They've tried, they really have tried to make this conference about something more than the Brexit crisis and the problems engulfing the Conservatives.
Speakers have set out what they believe their party has achieved in government in Westminster and what they could do if they were in government in Cardiff. They've had a go at Labour and Plaid Cymru and the party chairman in Wales, Byron Davies, exhorted members to 'put the fun back into politics.'
If it's fun they're not showing it. One activist said to me the conference atmosphere was like a funeral. Another told me how downbeat they thought it was. A third said it was just boring. A fourth was deeply depressed about the infighting they see in the party.
Even during the now-infamous heckling incident, most delegates looked down and sat in silence while the bothered minority shouted things like 'shame,' 'you're a disgrace to the party,' and 'out, out, out' to the man who'd called on the Prime Minister to resign.
Two side points on that incident. One is that to some it typifies all that's wrong with the party at the moment. 'We're not Labour or the Socialist Workers,' said one delegate. 'We don't deal with things in that way.'
The other point is the Boris Johnson connection. Stuart Davies, the man who did the heckling, is a former councillor and long-term activist in the Clwyd South constituency which includes Llangollen. He also happens to have been Boris Johnson's election agent when Johnson contested Clwyd South in 1997, a time he once joked about by saying 'I fought Clwyd South and Clwyd South fought back.'
Stuart Davies has stayed in touch with Johnson but insists that he had nothing to do with the reasons why he heckled the Prime Minister on Friday.
As it happens, Boris Johnson is due to be here in Llangollen tonight, not to speak at the conference but as guest speaker in the Welsh Conservatives' gala dinner. Some eyebrows have been raised about the choice given tensions between him and Theresa May but I'm told it doesn't mean the Welsh Conservatives would endorse him in the leadership election whenever that happens.
You can't help notice that not one but four potential leadership contenders are here at Llangollen in one way or another. Cabinet ministers Sajid Javid and Matt Hancock are both speaking here today. Brexit minister James Cleverly spoke on Friday. There may not be an official election yet but there's no doubt those who fancy their chances are making sure they're meeting the people who could help them get the top job.
Others who are still working rooms are the four MEP candidates, but spare a thought for them. Their lives are very surreal. 'I'm Schrodinger's candidate,' one joked. That's because the party is acting as if the election isn't happening even while having to prepare for them.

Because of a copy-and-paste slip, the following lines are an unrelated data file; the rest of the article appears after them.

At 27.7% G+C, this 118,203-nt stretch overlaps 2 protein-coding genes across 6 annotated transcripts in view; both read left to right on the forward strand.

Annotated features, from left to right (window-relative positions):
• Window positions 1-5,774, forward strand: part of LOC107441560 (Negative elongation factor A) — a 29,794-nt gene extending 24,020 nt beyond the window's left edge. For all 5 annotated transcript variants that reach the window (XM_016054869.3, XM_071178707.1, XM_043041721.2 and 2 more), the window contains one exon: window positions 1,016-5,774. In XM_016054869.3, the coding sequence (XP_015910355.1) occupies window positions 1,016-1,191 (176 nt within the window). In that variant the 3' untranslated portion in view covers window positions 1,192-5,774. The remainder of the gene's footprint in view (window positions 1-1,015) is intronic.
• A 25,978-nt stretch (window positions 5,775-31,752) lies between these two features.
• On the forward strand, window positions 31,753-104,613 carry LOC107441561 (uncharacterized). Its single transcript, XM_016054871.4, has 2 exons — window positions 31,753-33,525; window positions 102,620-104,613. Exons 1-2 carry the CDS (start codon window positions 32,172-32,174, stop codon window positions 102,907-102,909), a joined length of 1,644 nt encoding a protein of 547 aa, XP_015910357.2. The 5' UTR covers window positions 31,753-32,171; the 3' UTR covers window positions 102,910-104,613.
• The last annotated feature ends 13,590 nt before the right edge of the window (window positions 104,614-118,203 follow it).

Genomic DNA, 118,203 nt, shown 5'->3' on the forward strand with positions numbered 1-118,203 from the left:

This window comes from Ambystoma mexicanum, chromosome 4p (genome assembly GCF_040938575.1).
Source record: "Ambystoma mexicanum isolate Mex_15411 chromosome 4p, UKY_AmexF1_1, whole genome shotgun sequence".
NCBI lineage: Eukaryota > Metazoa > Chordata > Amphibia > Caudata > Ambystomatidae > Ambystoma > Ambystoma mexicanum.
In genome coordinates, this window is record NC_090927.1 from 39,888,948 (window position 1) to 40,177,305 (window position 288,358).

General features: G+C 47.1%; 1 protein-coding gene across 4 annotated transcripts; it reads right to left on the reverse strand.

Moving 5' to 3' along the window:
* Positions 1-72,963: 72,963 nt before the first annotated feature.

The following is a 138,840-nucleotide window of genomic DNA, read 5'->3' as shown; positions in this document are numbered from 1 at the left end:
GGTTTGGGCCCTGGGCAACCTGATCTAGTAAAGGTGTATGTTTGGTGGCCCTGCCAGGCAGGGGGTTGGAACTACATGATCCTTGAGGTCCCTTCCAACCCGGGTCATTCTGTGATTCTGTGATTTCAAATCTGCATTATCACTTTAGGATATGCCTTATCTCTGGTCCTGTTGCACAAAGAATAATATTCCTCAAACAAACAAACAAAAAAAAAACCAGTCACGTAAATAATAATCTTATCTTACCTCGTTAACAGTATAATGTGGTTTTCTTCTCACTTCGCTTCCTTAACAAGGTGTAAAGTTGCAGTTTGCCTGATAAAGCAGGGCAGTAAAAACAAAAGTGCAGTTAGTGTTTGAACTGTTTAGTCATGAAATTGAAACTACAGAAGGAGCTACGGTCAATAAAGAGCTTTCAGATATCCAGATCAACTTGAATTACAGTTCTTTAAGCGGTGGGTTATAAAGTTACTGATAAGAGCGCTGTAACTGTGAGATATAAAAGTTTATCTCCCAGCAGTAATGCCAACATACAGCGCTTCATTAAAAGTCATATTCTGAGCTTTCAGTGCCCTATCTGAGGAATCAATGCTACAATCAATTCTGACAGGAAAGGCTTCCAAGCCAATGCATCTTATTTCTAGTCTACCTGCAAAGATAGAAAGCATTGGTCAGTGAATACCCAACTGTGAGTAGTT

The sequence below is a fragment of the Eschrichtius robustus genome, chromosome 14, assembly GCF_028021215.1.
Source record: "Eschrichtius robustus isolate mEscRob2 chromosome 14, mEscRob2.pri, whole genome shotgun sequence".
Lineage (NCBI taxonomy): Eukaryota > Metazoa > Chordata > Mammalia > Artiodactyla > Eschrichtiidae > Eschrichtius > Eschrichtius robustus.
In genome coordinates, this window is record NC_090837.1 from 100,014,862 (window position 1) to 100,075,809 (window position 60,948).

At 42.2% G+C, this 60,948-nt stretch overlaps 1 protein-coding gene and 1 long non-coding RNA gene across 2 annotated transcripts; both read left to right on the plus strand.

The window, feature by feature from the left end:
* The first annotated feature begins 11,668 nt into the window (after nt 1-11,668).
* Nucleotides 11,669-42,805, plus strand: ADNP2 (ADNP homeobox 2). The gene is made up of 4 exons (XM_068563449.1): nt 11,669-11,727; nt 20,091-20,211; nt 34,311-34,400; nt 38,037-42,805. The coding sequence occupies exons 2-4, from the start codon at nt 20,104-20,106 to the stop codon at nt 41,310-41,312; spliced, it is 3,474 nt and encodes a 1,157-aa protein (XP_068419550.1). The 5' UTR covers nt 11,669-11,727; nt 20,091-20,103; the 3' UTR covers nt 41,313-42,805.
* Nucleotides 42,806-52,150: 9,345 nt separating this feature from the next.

There isn't even a launch planned. Yet. The lead candidate, Dan Boucher, does have an event planned for next week featuring Jacob Rees-Mogg which is very telling but not official. Or not at the moment. See what I mean about how surreal their situation is?
One more point. In my interview with Theresa May, the Prime Minister laughed off my questions about the status of Welsh Conservative leader and I have to admit it's a subject that appears niche and 'processy' which is the word politicians use for issues that they'd rather not talk about.
So here's my defence and the reasons why I'll keep asking it: It didn't come from me. I didn't make it up as a problem. My reporting on it over the years sprang from senior Welsh Conservatives who saw it as an issue that needed to be resolved.
I reported on the rows between Andrew RT Davies and first Cheryl Gillan and then David Jones about the use of the title rather than 'leader of the Welsh Conservative group in the Assembly.'
I reported on the row at the UK party conference over chairs on the stage which resulted in a frankly ridiculous-looking arrangement of too-many chairs jammed onto the set.
When I interviewed David Cameron in 2012 he said that he saw Andrew RT Davies having a wider role of leading the party in Wales.
Senior Tories told me that first Andrew RT Davies and now Paul Davies are the only ones of the three senior figures in Wales (the other two being Chairman and Welsh Secretary) with direct mandates from the party, having been elected by members.
The current leader Paul Davies has spoken about the need to establish that the role is of leader of the party in Wales rather than just being in charge of the Assembly group and is committed to conducting a review of the party structure in Wales.
So, for as long as people keep telling me it's a problem, I'll keep asking. In case you wondered.